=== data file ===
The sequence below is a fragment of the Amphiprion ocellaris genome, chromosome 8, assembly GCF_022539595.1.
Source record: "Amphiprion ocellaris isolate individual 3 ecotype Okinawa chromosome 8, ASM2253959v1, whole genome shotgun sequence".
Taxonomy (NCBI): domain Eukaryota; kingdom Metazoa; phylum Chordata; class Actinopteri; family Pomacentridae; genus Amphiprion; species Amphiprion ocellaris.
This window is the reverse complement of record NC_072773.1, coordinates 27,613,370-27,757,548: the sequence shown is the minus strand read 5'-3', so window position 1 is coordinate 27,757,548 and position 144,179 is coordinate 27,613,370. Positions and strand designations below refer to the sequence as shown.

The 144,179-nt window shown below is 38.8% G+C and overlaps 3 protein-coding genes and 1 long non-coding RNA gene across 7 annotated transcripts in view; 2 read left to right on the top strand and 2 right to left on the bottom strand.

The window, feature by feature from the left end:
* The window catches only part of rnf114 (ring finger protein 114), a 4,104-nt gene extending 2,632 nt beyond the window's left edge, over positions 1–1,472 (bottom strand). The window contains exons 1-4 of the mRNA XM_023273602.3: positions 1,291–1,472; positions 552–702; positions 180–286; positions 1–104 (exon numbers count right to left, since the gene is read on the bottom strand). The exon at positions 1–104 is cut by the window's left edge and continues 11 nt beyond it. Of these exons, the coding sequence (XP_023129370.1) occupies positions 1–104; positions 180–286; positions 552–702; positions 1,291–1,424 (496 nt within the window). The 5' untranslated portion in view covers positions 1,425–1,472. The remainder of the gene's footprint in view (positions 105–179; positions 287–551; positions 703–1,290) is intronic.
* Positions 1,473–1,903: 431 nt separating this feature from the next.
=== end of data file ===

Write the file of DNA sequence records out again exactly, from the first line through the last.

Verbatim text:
The sequence below is a fragment of the Amphiprion ocellaris genome, chromosome 8, assembly GCF_022539595.1.
Source record: "Amphiprion ocellaris isolate individual 3 ecotype Okinawa chromosome 8, ASM2253959v1, whole genome shotgun sequence".
Taxonomy (NCBI): domain Eukaryota; kingdom Metazoa; phylum Chordata; class Actinopteri; family Pomacentridae; genus Amphiprion; species Amphiprion ocellaris.
This window is the reverse complement of record NC_072773.1, coordinates 27,613,370-27,757,548: the sequence shown is the minus strand read 5'-3', so window position 1 is coordinate 27,757,548 and position 144,179 is coordinate 27,613,370. Positions and strand designations below refer to the sequence as shown.

The 144,179-nt window shown below is 38.8% G+C and overlaps 3 protein-coding genes and 1 long non-coding RNA gene across 7 annotated transcripts in view; 2 read left to right on the top strand and 2 right to left on the bottom strand.

The window, feature by feature from the left end:
* The window catches only part of rnf114 (ring finger protein 114), a 4,104-nt gene extending 2,632 nt beyond the window's left edge, over positions 1–1,472 (bottom strand). The window contains exons 1-4 of the mRNA XM_023273602.3: positions 1,291–1,472; positions 552–702; positions 180–286; positions 1–104 (exon numbers count right to left, since the gene is read on the bottom strand). The exon at positions 1–104 is cut by the window's left edge and continues 11 nt beyond it. Of these exons, the coding sequence (XP_023129370.1) occupies positions 1–104; positions 180–286; positions 552–702; positions 1,291–1,424 (496 nt within the window). The 5' untranslated portion in view covers positions 1,425–1,472. The remainder of the gene's footprint in view (positions 105–179; positions 287–551; positions 703–1,290) is intronic.
* Positions 1,473–1,903: 431 nt separating this feature from the next.